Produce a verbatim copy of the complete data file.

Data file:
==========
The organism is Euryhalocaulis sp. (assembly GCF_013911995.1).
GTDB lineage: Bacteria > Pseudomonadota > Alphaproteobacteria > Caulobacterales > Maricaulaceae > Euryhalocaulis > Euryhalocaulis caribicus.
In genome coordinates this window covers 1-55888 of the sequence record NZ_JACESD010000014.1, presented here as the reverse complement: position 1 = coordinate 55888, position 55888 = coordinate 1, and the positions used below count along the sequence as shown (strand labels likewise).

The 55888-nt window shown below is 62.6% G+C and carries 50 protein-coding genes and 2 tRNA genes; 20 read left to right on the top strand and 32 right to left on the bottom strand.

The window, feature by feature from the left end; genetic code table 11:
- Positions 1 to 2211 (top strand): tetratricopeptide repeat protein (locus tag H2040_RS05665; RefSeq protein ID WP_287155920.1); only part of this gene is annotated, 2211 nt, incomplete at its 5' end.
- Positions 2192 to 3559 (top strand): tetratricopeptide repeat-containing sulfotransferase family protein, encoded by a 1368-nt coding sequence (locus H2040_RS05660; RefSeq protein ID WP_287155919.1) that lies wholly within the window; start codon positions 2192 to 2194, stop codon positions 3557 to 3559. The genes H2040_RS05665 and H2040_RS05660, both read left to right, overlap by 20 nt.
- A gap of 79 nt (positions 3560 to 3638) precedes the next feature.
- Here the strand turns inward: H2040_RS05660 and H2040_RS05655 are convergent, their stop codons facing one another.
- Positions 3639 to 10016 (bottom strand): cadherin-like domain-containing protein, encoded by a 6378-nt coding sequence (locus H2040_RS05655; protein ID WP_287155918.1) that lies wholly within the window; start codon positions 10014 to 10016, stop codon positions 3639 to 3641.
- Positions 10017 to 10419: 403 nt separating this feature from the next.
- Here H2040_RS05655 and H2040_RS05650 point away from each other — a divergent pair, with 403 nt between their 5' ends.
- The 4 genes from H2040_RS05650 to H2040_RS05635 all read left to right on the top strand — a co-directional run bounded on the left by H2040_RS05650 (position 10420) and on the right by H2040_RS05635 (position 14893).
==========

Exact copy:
The organism is Euryhalocaulis sp. (assembly GCF_013911995.1).
GTDB lineage: Bacteria > Pseudomonadota > Alphaproteobacteria > Caulobacterales > Maricaulaceae > Euryhalocaulis > Euryhalocaulis caribicus.
In genome coordinates this window covers 1-55888 of the sequence record NZ_JACESD010000014.1, presented here as the reverse complement: position 1 = coordinate 55888, position 55888 = coordinate 1, and the positions used below count along the sequence as shown (strand labels likewise).

The 55888-nt window shown below is 62.6% G+C and carries 50 protein-coding genes and 2 tRNA genes; 20 read left to right on the top strand and 32 right to left on the bottom strand.

The window, feature by feature from the left end; genetic code table 11:
- Positions 1 to 2211 (top strand): tetratricopeptide repeat protein (locus tag H2040_RS05665; RefSeq protein ID WP_287155920.1); only part of this gene is annotated, 2211 nt, incomplete at its 5' end.
- Positions 2192 to 3559 (top strand): tetratricopeptide repeat-containing sulfotransferase family protein, encoded by a 1368-nt coding sequence (locus H2040_RS05660; RefSeq protein ID WP_287155919.1) that lies wholly within the window; start codon positions 2192 to 2194, stop codon positions 3557 to 3559. The genes H2040_RS05665 and H2040_RS05660, both read left to right, overlap by 20 nt.
- A gap of 79 nt (positions 3560 to 3638) precedes the next feature.
- Here the strand turns inward: H2040_RS05660 and H2040_RS05655 are convergent, their stop codons facing one another.
- Positions 3639 to 10016 (bottom strand): cadherin-like domain-containing protein, encoded by a 6378-nt coding sequence (locus H2040_RS05655; protein ID WP_287155918.1) that lies wholly within the window; start codon positions 10014 to 10016, stop codon positions 3639 to 3641.
- Positions 10017 to 10419: 403 nt separating this feature from the next.
- Here H2040_RS05655 and H2040_RS05650 point away from each other — a divergent pair, with 403 nt between their 5' ends.
- The 4 genes from H2040_RS05650 to H2040_RS05635 all read left to right on the top strand — a co-directional run bounded on the left by H2040_RS05650 (position 10420) and on the right by H2040_RS05635 (position 14893).